Anyone who has been to Italy can tell you that she casts a spell over you - a spell of romance, of fantasy, of decadence and of awe.
While studying art in college, I fondly remember my art history classes and loved learning about the artists of that time and the stories behind the masterpieces. Some classics I studied then have always been personal favorites of mine - utterly fascinating, beautiful things that demand attention.
They can be found at one of the most prestigious, most visited, and one of the oldest art galleries in Italy, the Uffizi, located right in the heart of Florence, the very birthplace of the Renaissance itself.
Heads up: Viewer discretion advised, nudes ahead. This post contains affiliate links.
"You may have the universe if I may have Italy."
the birth of venus
The Birth of Venus by Botticelli via wikimedia commons
My all-time favorite, and arguably the most famous piece in the museum is The Birth Of Venus, painted by Sandro Botticelli, and commissioned by the Medici all the way back in the 1480s.
It's so incredibly unique because it's a massive painting, at 6 by 9 feet, painted on canvas instead of wood, and with fine alabaster powders.
Thought to be based on a Homeric hymn, The Birth of Venus is interpreted to be the birth of love itself, born in a shell at sea, and arriving on shore to give life and love to the world, and accompanied by Zephyr and Horae, gods of wind and seasons.
And what makes this piece so intriguing to look at is that is that it realistically don't make sense. Her torso and neck are unnaturally elongated, her pose doesn't support her body weight, and she has no shadow. It's purposely extra fantastical and I believe this symbolizes the fantasy of love itself.
Even the smallest of details help write the story, such as the violet flowers, since violets were considered romantic and were used in love potions.
However, the sheer nudity of Venus was the most shocking aspect of the artwork, ultimately introducing the new radicalism the Renaissance era had sparked.
La Primavera by Botticelli via wikimedia commons
Another by Botticelli is a piece entitled La Primavera, or the Allegory of Spring, and also commissioned by the Medici just a few years later. It is thought to be a sequel or companion to The Birth of Venus.
In the first, Venus is seen as newborn with flowers just starting to bloom, and then mature and clothed in the second, surrounded by a lush, fecant forest full of hundreds of types of flowers.
This piece is also often interpreted to show Venus as a vessel of goodwill to man, balancing materialism and spirituality.
venus of urbino
Venus of Urbino by Titian via wikimedia commons
Venus also appears in this piece, Venus of Urbino by Titian, or Tiziano Vecelli, in 1538. It's thought that here she is a married woman, secure in her femininity and sexuality, while also subtly displaying her perceived marital duties, such as the dog at the bottom of the bed and the woman watching over the child in the background.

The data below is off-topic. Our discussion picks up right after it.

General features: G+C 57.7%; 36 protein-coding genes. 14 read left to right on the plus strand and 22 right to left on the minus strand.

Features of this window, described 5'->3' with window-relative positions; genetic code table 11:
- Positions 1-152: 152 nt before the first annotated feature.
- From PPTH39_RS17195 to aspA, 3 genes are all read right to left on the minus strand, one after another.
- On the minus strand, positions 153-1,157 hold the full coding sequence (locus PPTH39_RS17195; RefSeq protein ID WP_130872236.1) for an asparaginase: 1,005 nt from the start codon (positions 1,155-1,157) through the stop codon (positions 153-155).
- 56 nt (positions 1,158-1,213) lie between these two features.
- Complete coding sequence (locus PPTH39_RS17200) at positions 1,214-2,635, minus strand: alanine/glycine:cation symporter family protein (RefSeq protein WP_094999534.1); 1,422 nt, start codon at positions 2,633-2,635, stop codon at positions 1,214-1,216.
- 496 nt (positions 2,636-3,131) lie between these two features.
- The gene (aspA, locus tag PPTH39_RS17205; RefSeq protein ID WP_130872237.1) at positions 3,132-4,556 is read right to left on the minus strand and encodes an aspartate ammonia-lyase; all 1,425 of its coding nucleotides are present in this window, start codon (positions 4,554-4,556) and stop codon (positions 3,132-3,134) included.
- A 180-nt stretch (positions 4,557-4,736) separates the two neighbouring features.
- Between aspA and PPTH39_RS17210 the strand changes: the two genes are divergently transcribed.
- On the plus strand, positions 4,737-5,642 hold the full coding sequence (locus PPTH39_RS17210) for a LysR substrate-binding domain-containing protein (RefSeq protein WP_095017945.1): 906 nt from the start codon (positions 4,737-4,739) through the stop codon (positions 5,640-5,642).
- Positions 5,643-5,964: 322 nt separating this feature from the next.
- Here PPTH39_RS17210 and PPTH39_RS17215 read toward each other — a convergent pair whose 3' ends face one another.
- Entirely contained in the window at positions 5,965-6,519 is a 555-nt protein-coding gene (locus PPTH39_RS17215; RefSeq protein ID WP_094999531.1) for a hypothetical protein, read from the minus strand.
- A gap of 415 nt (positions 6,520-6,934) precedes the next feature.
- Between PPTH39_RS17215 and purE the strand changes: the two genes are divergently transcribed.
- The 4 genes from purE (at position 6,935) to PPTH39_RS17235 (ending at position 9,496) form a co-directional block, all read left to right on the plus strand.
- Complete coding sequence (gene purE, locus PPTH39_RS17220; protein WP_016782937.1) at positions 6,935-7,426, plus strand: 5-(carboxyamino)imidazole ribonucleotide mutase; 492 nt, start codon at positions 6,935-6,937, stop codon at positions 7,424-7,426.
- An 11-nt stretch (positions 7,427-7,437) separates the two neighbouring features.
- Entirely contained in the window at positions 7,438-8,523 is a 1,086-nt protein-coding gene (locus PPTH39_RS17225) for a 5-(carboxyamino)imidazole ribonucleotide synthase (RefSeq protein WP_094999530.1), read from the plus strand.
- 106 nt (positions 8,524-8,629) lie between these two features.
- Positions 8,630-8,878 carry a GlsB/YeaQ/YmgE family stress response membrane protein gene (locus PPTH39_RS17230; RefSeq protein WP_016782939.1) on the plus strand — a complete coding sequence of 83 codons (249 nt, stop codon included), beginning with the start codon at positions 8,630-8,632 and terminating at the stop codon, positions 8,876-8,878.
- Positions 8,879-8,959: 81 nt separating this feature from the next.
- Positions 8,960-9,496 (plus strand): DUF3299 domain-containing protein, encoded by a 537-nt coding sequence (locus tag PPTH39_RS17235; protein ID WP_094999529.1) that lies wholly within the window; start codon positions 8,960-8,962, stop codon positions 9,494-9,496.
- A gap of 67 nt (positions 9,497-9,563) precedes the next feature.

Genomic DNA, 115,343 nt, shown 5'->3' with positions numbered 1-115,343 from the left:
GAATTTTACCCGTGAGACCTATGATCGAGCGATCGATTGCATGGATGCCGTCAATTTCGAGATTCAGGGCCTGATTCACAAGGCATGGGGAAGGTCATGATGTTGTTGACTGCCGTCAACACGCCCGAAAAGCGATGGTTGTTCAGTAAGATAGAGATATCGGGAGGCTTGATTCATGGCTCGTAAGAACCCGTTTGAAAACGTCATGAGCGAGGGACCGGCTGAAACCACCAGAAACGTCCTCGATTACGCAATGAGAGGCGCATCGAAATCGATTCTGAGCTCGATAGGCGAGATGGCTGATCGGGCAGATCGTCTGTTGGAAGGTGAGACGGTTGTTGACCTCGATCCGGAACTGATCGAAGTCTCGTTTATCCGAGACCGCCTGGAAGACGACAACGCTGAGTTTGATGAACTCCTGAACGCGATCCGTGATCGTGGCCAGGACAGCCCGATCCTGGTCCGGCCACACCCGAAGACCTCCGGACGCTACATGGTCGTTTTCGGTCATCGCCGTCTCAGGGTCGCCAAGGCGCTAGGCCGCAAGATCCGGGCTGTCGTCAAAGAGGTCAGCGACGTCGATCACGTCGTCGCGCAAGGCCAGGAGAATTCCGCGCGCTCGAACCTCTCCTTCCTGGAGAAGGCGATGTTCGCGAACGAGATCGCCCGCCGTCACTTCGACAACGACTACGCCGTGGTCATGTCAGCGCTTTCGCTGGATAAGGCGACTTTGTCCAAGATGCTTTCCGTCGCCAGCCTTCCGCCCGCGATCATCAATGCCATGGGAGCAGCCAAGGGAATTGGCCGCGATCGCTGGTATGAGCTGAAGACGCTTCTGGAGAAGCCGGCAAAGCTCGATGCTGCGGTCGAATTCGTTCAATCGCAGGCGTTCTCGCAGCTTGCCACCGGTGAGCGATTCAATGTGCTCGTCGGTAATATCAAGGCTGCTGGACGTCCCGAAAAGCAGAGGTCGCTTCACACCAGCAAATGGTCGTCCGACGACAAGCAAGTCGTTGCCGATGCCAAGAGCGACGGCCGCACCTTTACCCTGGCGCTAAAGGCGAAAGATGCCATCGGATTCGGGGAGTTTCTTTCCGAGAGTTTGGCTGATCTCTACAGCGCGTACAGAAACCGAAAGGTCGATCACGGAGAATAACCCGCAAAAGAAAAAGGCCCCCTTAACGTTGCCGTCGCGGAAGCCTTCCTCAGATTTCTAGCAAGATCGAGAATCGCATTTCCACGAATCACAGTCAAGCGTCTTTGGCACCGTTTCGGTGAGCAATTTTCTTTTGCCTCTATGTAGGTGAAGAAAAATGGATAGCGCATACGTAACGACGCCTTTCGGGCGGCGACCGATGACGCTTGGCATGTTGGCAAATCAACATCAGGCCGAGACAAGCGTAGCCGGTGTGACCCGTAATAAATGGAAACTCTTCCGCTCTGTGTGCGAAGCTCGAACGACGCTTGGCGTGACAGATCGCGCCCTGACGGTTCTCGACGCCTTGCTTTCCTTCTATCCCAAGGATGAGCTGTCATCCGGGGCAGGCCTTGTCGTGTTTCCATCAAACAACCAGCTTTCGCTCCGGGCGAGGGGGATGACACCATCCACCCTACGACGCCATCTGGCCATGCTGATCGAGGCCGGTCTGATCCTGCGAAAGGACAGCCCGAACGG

Or, it's simply one man's view of what he wishes his wife to be, since it was actually a gift given by the Duke of Urbino to his new young wife.
Annunciation by da Vinci via wikimedia commons
The Annunciation is a collaborative painting done in the 1470s by the Leonardo da Vinci and Andrea del Verrocchio, depicting a more classic religious theme, the angel Gabriel telling the virgin Mary she was with child.
Interesting details in this piece include the angel holding a Madonna lily, a symbol of Florence, and the face of the angel himself, resembling da Vinci's most famous face, the Mona Lisa.
And lastly, this gothic shocker, Medusa by Caravaggio, or Michelangelo Merisi da Caravaggio, was yet another rebellious image of the time.
Medusa, from Greek mythology, is portrayed as a severed head with snakes for hair, blood spewing from her freshly decapitated neck, and a look of absolute horror on her face that really does make you feel that you will turn to stone just from looking at it.
Medusa by Caravaggio via wikimedia commons
The city of Florence, and its museums, are all marvels in themselves that, like most things in Italy, deserve time to be fully admired and appreciated, and that's why it's such a popular tourist spot.
For example, the Uffizi Gallery Museum has over 45 massive halls to full of treasures to explore. Built in 1584, Uffizi, meaning 'offices', was a building originally designed for meeting rooms and never actually intended to be a museum, so it's modern 10K+ a day visitor load can be a tad overwhelming.
There are queues to wait in, metal detectors to go through, and flights of stairs to navigate, so to avoid total chaos, they only admit people in timed 15 minute intervals.
But don't get overwhelmed, just save time and plan ahead for your visit. Streamline everything from identifying must-sees to mapping your route to booking museums in Florence to skip the lines and save precious time that could be spent marveling masterpieces (instead of the people ahead of you in line).
That way you can wander, wonder, relax, eat all the food, and enjoy the dolce far niente!
"To see the sun sink down, drowned on his pink and purple and golden floods, and overwhelm Florence with tides of color that make all the sharp lines dim and faint and turn the solid city to a city of dreams, is a sight to stir the coldest nature."
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